Nigerians to Pay More as Shipping Companies Raise Cost of Cargo Insurance

The decision of the Baltic and International Maritime Council (BIMCO) to approve a new standard contract for security escort vessels (SEVs) in volatile sea regions could have a profound impact on the cost of clearing cargoes at seaports Nigerians, investigations have revealed.

BIMCO is a commercial shipping organization headquartered in Copenhagen, with members from over 60 percent of the world’s leading shipping companies under its umbrella.

According to BIMCO Deputy Legal Director Stolt-Nielsen, quoted in a statement released by the group last Thursday, “BIMCO’s documentary committee has approved a new standard contract for security escort vessels (SEVs). The standard is a balanced contractual framework for SEVs accompanying merchant ships in high threat areas such as the Gulf of Guinea (GoG) which has recently seen an increase in piracy activity as the dry season has begun.

“The new contract is called SEV-GUARDCON because it is based on BIMCO’s GUARDCON contract for the employment of security guards on board ships.

“The capabilities of the escort vessel, and what should happen if the vessel does not arrive at the rendezvous point as agreed, are key issues for ship owners and operators operating in high risk areas. SEV-GUARDCON addresses these and other aspects to consider when transit through areas such as the Gulf of Guinea.

In shipping, security escorts are used when merchant ships pass through hazardous areas and call at ports where the use of maritime security personnel on board is undesirable due to local practices or regulations. The Nigerian Tribune’s checks, however, confirmed that Nigeria does not currently allow maritime security on board due to the presence of the Nigerian Navy, a situation that has forced many ships passing through its waters to hire vessels from private security escort.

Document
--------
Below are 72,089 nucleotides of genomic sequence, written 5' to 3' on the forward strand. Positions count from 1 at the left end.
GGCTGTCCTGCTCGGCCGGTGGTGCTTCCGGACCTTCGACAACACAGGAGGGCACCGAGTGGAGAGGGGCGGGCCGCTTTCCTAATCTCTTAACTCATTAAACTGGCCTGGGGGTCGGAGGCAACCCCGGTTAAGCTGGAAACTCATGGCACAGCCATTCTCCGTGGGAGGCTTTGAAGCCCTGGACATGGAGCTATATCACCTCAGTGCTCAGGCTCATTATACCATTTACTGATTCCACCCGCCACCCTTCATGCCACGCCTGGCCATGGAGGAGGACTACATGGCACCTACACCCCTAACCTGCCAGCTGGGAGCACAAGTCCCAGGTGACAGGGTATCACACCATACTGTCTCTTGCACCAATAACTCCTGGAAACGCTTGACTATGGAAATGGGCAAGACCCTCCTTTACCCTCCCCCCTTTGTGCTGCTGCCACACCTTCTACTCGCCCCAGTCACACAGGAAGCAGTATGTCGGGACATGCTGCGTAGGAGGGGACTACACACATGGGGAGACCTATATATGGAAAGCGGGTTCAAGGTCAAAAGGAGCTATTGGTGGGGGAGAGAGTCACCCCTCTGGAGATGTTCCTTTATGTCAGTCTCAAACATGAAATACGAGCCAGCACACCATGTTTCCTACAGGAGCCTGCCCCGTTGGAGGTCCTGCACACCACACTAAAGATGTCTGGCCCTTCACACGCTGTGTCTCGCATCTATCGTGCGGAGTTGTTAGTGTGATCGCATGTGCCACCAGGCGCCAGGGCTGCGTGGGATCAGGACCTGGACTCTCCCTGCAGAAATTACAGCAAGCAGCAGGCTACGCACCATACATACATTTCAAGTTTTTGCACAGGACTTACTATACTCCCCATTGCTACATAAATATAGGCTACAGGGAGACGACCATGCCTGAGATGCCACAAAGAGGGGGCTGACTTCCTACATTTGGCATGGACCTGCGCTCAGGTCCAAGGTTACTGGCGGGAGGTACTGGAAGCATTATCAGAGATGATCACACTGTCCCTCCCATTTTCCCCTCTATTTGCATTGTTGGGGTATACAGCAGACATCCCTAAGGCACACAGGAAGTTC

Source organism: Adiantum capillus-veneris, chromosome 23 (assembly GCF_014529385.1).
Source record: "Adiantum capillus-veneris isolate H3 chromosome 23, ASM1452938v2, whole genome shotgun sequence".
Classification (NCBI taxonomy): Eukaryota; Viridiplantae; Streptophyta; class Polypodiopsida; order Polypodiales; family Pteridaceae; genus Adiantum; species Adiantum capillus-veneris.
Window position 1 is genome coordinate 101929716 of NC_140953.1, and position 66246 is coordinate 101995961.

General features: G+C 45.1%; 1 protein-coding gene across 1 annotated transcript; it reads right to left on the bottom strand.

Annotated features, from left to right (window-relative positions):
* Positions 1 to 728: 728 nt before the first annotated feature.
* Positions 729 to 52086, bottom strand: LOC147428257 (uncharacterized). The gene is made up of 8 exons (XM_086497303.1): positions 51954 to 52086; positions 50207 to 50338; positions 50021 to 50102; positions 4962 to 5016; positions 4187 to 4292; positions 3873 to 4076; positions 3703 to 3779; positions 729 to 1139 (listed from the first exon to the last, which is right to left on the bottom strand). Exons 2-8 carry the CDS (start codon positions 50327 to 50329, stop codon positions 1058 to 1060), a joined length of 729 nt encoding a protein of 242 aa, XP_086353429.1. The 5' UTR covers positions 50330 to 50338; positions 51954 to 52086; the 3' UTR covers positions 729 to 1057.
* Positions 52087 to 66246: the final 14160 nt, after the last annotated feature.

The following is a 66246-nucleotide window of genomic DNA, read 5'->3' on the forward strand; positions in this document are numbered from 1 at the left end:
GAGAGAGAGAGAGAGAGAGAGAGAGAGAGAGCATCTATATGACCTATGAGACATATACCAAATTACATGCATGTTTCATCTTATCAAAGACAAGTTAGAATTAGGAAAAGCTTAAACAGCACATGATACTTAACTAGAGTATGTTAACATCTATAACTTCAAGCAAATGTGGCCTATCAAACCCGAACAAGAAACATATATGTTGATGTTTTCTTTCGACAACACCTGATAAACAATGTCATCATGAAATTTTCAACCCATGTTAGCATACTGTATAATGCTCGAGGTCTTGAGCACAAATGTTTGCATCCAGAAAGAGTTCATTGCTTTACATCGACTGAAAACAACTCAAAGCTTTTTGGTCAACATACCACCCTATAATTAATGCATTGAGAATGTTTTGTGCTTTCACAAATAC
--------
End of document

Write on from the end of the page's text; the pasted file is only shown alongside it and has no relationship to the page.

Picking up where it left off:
With the approval of this new standard contract for security escort vessels, ships could be forced to increase insurance freight costs to recoup their security expenses, an exclusive shipping agent said. not that his name is printed in the Nigerian Tribune.

In the words of the shipping agent, “BIMCO’s decision to approve a new standard for security escort vessels means Nigerian cargo owners may have to pay more to secure their cargoes. First, the cost of doing business in Nigerian ports is high due to the insecurity in and around its waters. Shipping companies charge what is known as war risk insurance on cargo arriving at Nigerian ports because they pay so much to private security escort companies to keep them safe while transiting Nigerian waters. .

“The money that the shipping companies pay to the private security escort, which ranges from $ 7,000 to $ 10,000 per trip, is then recovered from the cargo owners in the form of war risk surcharges paid on the ships. cargoes carried by these vessels. The new standard that BIMCO wants to enforce will certainly result in new burdens by these security escort vessels. BIMCO is asking for more in terms of security, and these private security companies aren’t saying they won’t deliver, but it will come at a cost.

“Whatever cost the new BIMCO initiative will attract will be passed on to freight owners by the shipping lines. It’s that simple. Shipping companies will not pay more money to security escort vessels and will not charge more in terms of insurance freight on cargoes. Remember that shipping companies are businessmen who are in business for profit. “